Home > Uncategorized > What are you thankful for in finance or economics?

What are you thankful for in finance or economics?

November 24, 2015

It’s been a few days, I’ve been listening to Adele’s new album pretty much on loop while knitting and sewing curtains. So yes, it’s that nesting time of year, where we hunker down and seriously consume creamy spiked drinks.

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And by “we” I mean Americans, Canadians, Australians, and New Zealanders. Obviously we blame the hobbits on that last one.

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Well, here’s a question for you nog-quaffers: what are you thankful for from finance? I’ll extend it to the economy as well if you’d like.

The reason I’m asking is that this week, the Slate Money podcast I’m on is doing a special “thanksgiving” episode where we all talk about something we’re grateful for, and I’m having trouble coming up with something. Here’s what I’ve got so far:

  1. I’m grateful for consumer loans. After all, they help us out in rough times and allow us to invest in ourselves and our futures through mortgages and student loans. On the other hand, they also raise the price of everything through their availability. In fact I spent a couple of weeks ago on the show arguing that all college debt should be forgiven and that state colleges should be free. So I don’t think this works.
  2. I guess I’m thankful for inflation, in a sense. I mean, inflation makes it easier on debtors, since their debt is constantly dwindling in value, and it’s certainly better for an economy than deflation. But on the other hand, it can get out of hand and that’s bad, and it’s hard to control. So in the end I’m not actually all that excited by inflation.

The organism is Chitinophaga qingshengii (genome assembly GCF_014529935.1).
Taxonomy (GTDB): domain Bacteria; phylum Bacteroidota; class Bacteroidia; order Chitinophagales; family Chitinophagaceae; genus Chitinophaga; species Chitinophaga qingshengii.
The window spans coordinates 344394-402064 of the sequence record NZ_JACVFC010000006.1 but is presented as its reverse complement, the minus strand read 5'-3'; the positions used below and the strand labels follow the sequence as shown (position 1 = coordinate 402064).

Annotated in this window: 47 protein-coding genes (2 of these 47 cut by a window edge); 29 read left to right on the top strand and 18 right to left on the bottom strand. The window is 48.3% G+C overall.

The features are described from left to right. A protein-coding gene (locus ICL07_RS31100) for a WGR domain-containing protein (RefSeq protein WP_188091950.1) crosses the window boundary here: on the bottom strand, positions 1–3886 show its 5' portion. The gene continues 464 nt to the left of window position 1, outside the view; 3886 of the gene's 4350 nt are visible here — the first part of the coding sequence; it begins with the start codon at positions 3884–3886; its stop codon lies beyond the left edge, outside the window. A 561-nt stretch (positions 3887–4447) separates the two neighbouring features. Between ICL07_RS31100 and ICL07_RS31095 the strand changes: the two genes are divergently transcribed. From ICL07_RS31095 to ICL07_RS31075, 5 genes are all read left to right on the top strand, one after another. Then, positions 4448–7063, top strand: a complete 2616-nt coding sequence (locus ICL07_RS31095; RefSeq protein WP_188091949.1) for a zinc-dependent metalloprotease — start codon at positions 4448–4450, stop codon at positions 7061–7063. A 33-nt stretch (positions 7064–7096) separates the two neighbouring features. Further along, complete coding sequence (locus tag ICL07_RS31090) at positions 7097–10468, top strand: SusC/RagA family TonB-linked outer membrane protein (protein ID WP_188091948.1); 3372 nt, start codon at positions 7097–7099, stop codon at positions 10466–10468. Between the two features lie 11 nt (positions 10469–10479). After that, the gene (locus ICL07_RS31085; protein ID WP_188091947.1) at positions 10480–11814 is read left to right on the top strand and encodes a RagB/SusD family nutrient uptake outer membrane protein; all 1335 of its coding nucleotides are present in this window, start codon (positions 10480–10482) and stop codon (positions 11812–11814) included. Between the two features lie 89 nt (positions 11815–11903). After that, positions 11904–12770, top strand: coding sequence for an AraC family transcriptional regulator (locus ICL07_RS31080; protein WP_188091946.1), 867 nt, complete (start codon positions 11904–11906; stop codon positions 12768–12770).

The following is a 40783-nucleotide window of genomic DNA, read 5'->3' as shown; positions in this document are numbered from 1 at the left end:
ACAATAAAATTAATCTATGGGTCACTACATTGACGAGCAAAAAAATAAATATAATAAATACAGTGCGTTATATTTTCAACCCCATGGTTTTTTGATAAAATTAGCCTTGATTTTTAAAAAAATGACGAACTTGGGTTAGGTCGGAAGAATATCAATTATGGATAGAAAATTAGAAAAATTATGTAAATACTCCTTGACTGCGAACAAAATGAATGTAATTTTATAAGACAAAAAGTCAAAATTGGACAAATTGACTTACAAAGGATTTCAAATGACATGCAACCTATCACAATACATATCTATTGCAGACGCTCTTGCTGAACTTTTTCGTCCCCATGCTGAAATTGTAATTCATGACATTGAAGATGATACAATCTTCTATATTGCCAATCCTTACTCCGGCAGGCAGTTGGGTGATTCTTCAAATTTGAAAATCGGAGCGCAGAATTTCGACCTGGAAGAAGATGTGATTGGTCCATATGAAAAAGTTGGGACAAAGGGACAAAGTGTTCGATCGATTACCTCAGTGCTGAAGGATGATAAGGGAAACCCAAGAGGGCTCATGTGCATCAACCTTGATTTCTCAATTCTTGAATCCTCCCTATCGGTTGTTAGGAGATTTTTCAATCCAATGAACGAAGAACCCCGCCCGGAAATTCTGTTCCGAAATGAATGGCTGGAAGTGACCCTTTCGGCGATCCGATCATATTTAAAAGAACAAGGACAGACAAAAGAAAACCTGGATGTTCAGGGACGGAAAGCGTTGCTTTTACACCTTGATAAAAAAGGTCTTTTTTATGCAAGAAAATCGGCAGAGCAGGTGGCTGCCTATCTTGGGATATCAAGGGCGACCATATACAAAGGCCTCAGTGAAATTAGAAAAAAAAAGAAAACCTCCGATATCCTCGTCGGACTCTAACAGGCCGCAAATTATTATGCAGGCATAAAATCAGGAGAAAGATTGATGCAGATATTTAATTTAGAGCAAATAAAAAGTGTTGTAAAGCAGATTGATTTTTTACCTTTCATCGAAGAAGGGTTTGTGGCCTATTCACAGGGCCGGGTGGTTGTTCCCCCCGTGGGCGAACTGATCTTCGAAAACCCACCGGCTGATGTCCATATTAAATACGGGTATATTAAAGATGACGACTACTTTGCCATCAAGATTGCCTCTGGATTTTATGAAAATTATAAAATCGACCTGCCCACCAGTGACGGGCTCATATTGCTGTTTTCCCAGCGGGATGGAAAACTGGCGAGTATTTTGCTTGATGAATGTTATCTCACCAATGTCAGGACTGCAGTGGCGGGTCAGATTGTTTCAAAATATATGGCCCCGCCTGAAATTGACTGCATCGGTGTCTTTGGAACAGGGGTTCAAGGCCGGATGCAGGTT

3. I could just be grateful for the entire financial system working at all. If you think about how much we depend on its functioning, to take out loans, to use our credit and debit cards, and to get paid monthly, it’s kind of amazing. On the other hand, if you think about the way finance deals with poor people, squeezing them for nickels and dimes, then you kind of lose respect. In fact it makes you want to be grateful for the CFPB instead, but that’s not financial enough.
  4. Finally, I’m thinking about how much I appreciate insurance. Yeah, I know there are plenty of problems with insurance (for example how cray-cray medical prices are for those without insurance, but I tend to blame a lack of reasonable transparency regulation on pricing in medicine on that, not insurance per se). But if you just think about how much insurance actually does for us, whether it’s medical or fire or car or life insurance, then you appreciate that it more or less functions as intended: to even out the bumpy risks of everyday life.

I’m still thinking about this question, and I’d love to hear your ideas!

Categories: Uncategorized
  1. Allen K.
    November 24, 2015 at 7:41 am